This experience was so much fun and incredible for me! I met friends that I hope will be my friends for a long time, I’ve seen things I’ve always dreamed of seeing and done things I’ve always dreamed of doing. I learned so much about myself and made some decisions about what I want for my future and what I don’t want for my future. I’ve taken classes I wouldn’t have even dreamed of taken and learned so much more because of it. I really tried to make this entire trip worth it and I hope that everyone else will try to do the same with any trip or big adventure/opportunity that they embark on.


As Expected: The Food is Great


No one’s surprised.

As I’m going through finals and my last week in Italy, I’ve been trying to have all of the food I know I’m going to miss. I decided to give anyone reading this some ideas for really good Italian delicacies to seek out if they ever decide to come here.

First thing’s first, suppli/arancini:
These little fried balls of rice, tomato, and mozzarella are probably the equivalent to heaven. There are many different types, but the general common idea is that it is a fried ball filled with rice. You can get some with meat in them or you can get some with spinach, etc. They are always delicious and always a good way to make your soul happy! 🙂


Wild Boar Pasta
Okay, hear me out. It is so good. It doesn’t taste particularly gamey, more like a type of beef and in the sauce that usually comes with this pasta, there is no other option but to get it and fall in love. It’s a nice spin on ragu so that you’re not always eating the simple tomato and ground beef bolognese/ragu sauce.



Cacio e Pepe
So simple, yet so good. This pasta is only pecorino cheese and black pepper, but that doesn’t make it any less delicious. It is definitely one of my favorite types of pasta that I have ever tasted. (I also much prefer this over carbonara, although carbonara is still pretty good.)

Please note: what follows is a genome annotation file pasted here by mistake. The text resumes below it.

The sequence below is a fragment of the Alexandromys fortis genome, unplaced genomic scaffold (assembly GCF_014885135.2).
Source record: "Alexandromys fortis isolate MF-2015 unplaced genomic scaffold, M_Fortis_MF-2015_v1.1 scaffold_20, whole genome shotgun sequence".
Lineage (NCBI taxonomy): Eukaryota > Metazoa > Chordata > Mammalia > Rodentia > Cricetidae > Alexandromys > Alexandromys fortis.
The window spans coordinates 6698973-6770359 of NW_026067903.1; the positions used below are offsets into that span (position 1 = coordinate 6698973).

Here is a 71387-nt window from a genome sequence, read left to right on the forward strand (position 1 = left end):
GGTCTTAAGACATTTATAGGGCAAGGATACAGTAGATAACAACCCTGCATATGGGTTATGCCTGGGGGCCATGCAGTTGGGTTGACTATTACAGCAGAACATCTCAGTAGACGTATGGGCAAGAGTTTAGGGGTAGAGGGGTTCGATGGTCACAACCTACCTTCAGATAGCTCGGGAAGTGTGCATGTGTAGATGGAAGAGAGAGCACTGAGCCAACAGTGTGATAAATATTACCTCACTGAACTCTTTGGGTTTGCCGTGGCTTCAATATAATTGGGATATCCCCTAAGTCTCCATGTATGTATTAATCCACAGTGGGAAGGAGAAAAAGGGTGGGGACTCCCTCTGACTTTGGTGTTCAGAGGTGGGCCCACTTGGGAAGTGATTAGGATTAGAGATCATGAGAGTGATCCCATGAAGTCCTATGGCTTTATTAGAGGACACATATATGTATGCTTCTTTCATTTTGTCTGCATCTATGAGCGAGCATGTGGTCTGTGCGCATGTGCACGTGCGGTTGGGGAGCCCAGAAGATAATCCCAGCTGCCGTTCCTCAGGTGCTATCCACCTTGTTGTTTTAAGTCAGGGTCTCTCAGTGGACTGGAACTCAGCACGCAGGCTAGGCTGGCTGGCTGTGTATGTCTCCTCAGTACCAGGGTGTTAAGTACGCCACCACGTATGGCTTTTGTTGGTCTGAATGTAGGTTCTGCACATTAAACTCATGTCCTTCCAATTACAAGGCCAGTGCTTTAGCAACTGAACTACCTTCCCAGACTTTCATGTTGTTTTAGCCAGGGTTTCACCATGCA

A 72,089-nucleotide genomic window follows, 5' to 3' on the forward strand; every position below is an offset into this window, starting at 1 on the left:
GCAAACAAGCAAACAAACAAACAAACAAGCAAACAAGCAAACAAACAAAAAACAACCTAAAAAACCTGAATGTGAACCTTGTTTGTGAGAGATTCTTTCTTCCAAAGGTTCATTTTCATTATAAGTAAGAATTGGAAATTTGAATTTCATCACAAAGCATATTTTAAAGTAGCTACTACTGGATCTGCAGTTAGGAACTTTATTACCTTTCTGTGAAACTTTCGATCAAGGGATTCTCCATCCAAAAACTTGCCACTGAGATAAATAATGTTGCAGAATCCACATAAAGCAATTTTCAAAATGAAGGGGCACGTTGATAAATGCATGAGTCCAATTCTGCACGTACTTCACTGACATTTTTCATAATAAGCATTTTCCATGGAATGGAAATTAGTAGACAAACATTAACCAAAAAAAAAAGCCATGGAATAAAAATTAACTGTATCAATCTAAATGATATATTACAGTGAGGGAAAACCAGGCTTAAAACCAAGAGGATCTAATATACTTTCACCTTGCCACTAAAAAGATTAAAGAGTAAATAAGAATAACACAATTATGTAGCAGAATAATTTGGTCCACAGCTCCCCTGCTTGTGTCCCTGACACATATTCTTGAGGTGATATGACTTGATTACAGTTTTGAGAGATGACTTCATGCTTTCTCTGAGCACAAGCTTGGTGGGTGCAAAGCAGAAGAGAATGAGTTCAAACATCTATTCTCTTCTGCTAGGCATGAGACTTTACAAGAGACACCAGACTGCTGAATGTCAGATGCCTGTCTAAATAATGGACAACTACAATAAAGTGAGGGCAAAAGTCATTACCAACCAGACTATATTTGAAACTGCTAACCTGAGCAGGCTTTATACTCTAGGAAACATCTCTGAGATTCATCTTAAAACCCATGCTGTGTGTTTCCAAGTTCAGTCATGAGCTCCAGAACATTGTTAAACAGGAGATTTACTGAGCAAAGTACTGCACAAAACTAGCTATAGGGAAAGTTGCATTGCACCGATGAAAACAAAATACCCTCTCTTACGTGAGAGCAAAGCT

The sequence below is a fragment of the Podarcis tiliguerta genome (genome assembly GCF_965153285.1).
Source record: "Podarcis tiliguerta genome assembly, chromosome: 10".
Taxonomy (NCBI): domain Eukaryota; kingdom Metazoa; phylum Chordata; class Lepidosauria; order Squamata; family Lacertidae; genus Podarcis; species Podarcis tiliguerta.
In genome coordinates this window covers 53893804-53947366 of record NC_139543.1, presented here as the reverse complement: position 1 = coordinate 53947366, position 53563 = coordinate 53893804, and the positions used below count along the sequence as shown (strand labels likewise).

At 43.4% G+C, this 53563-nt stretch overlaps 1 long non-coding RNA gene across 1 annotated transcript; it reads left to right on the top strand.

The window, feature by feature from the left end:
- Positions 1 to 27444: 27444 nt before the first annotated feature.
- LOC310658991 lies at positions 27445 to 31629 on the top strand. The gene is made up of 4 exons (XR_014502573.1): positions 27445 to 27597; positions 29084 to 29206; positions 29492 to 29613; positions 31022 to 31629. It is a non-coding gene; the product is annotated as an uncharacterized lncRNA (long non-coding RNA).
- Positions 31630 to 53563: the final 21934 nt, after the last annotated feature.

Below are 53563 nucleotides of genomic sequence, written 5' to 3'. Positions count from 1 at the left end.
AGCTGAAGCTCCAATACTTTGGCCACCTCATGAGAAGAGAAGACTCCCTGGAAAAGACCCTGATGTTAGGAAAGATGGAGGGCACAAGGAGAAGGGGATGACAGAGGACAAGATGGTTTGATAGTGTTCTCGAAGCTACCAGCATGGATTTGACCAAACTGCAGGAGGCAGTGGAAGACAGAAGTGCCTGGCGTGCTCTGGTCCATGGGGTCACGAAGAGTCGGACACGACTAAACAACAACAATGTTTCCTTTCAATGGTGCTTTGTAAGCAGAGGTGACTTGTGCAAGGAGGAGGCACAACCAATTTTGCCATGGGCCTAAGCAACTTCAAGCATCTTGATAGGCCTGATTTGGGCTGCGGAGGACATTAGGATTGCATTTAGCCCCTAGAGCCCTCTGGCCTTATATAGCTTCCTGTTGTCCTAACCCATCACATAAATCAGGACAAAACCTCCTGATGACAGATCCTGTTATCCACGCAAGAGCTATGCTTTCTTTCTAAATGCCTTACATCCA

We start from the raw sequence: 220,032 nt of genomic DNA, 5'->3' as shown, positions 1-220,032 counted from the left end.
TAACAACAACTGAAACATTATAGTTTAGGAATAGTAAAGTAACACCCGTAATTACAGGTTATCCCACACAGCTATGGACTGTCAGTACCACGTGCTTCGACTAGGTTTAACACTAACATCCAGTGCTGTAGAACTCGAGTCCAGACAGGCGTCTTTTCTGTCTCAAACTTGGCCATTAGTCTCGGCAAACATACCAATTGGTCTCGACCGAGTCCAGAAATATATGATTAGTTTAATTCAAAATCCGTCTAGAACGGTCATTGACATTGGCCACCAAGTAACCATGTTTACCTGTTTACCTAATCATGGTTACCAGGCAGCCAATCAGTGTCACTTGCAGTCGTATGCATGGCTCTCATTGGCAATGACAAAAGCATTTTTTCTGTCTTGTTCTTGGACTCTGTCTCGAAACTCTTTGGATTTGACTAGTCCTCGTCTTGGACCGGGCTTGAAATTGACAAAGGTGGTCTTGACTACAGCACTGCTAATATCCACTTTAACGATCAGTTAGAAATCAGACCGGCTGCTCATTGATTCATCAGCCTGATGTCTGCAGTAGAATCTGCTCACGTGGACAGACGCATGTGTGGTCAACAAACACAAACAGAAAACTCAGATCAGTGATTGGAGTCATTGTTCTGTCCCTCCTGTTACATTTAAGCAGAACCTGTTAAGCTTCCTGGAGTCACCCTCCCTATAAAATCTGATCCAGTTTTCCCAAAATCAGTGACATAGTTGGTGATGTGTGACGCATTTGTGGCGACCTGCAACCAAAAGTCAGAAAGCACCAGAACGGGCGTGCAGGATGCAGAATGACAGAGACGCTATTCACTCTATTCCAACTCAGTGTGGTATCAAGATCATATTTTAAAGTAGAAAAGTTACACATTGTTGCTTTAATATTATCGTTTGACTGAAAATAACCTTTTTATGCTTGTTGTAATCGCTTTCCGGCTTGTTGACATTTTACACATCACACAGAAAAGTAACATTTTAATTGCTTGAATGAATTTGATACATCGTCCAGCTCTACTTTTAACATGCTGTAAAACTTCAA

Zucchini Flowers (Fiori di Zucca)
Okay, I guess I just really like fried things. But I also have a really good relationship with zucchini and these fried zucchini flowers just make it that much better. The Jewish Ghetto is known for them, but anywhere you get them will probably be delicious. Sometimes they’re filled with cheese and I almost have a deliciousness-induced heart attack.

Yes, it’s different than ice cream. Yes, it’s delicious. I know I didn’t need to tell you, but it would’ve been criminally remiss to not include it.


I know that there’s not much that seems different about having a sandwich, but there’s a lot actually. (Also: one sandwich is a “panino,” multiple are “panini,” and none of them are pressed–that’s something different.) Most of the difference comes from the fresh ingredients one can find for their sandwich. Besides, obviously, having more options in terms of prosciutto and cold cuts, there’s also more options in terms of cheese, pesto, eggplant, etc., that one may not find in a deli in the States.

Italian pizza is as good as you would expect it to be. Considering that pizza is an Italian invention, I think it’s safe to say that this pizza is the best pizza I’ve ever had. There are so many different types and they’re all so good. I’ve tried so many kinds and can’t tell you of a single kind not to get.